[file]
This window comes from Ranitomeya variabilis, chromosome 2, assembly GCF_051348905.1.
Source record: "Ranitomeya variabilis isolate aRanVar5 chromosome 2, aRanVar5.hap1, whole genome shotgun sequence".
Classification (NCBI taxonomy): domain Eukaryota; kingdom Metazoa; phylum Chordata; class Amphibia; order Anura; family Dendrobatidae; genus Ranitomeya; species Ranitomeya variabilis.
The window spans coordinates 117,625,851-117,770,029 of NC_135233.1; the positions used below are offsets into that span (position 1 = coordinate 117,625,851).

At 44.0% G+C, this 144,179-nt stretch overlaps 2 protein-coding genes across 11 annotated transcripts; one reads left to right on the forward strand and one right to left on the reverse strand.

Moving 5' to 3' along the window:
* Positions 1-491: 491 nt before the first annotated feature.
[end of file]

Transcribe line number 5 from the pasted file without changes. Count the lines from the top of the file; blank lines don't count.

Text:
At 44.0% G+C, this 144,179-nt stretch overlaps 2 protein-coding genes across 11 annotated transcripts; one reads left to right on the forward strand and one right to left on the reverse strand.